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Development of Fiber-Based Fluorescence Imaging to Study Bacterial Infection
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Tuberculosis (TB) is a deadly pulmonary disease with an especially high mortality rate in immuno-compromised populations, specifically children and HIV positive individuals. The causative agent, Mycobacterium tuberculosis (Mtb), is very slow growing—making both diagnosis and development of effective treatments very difficult. Whole-animal fluorescence imaging with recombinant or fluorescently-tagged pathogens or cells enables real time analysis of disease progression and treatment response in live animals. However, tissue absorption limits penetration of fluorescence excitation light, particularly in the visible wavelength range, resulting in reduced sensitivity to deep targets. In this dissertation, the use of an optical fiber bundle to deliver light into the mouse lung to excite fluorescent bacteria was shown to circumvent tissue absorption of excitation light in a whole-animal imaging system. A fiber-optic fluorescence microendoscope was integrated into a whole-body imaging system for in-vivo Mtb detection. First, we employed this technology to improve detection of recombinant reporter strains of tdTomato-expressing Mycobacterium bovis BCG (Bacillus Calmette Guerin) bacteria in the mouse lung. Using this technique, the threshold of detection was measured as 10^3 colony forming units (CFU) during pulmonary infection. In comparison, the threshold of detection for whole-animal fluorescence imaging using standard epi-illumination was greater than 10^6 CFU. We next exploited an endogenous enzyme of Mtb (β-lactamase, or BlaC) using a BlaC-specific NIR fluorogenic substrate. In the presence of BlaC, this substrate is cleaved and becomes fluorescent. Using intravital illumination of the lung with the fiber microendoscope to excite this probe, the sensitivity of the optical system increases over trans-illumination and epi-illumination methods of whole-body fluorescence imaging. We demonstrated that the integration of these optical imaging technologies with a BlaC-specific fluorescent reporter probe increases the system sensitivity by two orders of magnitude, allowing detection down to ~100 colony forming unit (CFU) infection. This lower detection threshold enables the study of early stage bacterial infection and could allow for longitudinal studies of disease pathogenesis and therapeutic efficacy with multiple time points measured in a single animal.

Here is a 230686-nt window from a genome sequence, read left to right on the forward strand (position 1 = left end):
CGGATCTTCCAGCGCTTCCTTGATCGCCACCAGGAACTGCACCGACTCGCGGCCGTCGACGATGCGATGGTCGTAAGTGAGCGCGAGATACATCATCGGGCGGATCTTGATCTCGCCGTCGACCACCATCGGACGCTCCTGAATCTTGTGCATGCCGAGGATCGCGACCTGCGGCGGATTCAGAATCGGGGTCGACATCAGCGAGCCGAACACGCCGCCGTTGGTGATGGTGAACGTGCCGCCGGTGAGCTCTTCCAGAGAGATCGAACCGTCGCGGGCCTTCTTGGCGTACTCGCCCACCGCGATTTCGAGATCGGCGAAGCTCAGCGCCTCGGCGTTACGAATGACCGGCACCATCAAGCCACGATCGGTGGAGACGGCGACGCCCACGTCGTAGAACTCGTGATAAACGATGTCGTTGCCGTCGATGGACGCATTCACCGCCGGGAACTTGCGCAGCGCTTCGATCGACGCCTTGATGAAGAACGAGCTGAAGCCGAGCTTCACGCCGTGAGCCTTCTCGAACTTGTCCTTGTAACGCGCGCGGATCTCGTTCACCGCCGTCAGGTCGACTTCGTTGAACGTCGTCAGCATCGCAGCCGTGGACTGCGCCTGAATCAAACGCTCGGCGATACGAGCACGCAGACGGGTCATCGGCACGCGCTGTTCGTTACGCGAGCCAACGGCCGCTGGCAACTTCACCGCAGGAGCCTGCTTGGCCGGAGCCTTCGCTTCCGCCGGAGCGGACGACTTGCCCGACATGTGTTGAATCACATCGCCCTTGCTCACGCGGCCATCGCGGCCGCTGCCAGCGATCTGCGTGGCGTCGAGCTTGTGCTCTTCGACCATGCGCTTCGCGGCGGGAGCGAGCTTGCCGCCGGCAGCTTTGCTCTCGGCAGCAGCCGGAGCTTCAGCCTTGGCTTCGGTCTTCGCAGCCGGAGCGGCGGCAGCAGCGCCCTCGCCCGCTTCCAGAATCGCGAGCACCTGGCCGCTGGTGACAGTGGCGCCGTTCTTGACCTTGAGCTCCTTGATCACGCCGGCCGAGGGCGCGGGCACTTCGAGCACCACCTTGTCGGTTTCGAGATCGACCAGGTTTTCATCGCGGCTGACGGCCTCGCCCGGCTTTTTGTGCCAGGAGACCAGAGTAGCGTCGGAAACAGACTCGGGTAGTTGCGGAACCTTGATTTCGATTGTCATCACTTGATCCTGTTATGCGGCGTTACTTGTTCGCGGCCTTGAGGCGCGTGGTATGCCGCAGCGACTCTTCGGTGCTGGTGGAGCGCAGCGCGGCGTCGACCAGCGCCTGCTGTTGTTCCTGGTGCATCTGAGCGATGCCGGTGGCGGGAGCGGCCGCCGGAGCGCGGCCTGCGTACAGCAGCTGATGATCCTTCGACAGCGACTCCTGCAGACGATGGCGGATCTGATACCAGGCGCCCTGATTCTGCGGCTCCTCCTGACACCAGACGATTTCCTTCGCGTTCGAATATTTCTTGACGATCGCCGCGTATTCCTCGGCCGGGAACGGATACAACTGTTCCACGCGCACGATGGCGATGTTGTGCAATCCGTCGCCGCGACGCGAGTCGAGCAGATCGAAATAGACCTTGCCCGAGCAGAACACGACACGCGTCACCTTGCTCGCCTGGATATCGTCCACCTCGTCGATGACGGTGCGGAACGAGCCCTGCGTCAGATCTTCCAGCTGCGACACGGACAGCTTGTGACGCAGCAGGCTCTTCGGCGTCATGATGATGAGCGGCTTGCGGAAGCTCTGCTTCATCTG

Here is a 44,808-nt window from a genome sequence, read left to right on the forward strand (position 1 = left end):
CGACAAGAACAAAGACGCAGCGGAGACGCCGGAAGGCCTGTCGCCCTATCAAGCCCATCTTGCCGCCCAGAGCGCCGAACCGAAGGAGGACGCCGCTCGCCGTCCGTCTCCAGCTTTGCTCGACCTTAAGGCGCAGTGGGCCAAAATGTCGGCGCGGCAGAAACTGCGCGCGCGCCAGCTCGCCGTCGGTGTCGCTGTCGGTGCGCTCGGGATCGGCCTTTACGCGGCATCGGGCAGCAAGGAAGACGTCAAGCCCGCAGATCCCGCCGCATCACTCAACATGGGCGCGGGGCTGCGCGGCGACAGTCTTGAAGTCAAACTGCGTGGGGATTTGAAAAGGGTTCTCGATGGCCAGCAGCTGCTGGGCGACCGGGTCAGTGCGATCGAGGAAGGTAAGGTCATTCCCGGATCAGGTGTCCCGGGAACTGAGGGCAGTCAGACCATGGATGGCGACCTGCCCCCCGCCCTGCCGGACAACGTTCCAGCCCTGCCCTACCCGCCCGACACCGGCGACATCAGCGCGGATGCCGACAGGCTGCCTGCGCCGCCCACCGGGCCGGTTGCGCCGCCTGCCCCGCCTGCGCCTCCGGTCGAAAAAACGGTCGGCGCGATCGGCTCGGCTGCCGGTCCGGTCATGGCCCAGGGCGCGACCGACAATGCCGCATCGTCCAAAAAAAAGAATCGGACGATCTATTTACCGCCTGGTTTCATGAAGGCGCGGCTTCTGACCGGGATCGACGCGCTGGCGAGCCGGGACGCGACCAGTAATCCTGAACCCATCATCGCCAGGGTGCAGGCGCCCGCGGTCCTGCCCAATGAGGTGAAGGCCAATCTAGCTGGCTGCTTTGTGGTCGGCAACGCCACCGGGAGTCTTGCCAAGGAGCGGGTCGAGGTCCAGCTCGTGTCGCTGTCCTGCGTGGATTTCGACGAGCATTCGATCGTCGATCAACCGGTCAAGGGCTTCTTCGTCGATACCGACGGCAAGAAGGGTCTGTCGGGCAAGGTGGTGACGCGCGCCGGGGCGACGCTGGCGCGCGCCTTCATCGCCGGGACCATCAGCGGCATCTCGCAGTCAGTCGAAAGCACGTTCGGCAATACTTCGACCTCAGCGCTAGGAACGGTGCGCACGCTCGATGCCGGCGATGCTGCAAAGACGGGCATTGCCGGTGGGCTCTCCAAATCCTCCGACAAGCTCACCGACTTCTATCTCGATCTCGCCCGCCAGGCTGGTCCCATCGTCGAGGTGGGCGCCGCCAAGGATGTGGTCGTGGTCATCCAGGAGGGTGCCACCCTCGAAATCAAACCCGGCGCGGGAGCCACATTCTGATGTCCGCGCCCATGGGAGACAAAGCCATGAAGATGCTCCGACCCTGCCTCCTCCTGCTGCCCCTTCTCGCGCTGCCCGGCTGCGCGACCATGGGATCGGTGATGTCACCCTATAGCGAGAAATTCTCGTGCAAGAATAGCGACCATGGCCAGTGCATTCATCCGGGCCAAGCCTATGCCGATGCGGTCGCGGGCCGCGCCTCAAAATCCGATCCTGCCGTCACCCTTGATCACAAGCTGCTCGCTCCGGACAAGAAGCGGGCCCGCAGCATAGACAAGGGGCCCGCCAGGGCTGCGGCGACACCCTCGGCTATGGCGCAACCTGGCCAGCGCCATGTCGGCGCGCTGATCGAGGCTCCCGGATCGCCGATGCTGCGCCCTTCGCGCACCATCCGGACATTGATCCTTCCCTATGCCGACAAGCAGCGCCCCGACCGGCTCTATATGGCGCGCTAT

Nooshabadi, Fatemeh (2016). Development of Fiber-Based Fluorescence Imaging to Study Bacterial Infection. Doctoral dissertation, Texas A & M University. Available electronically from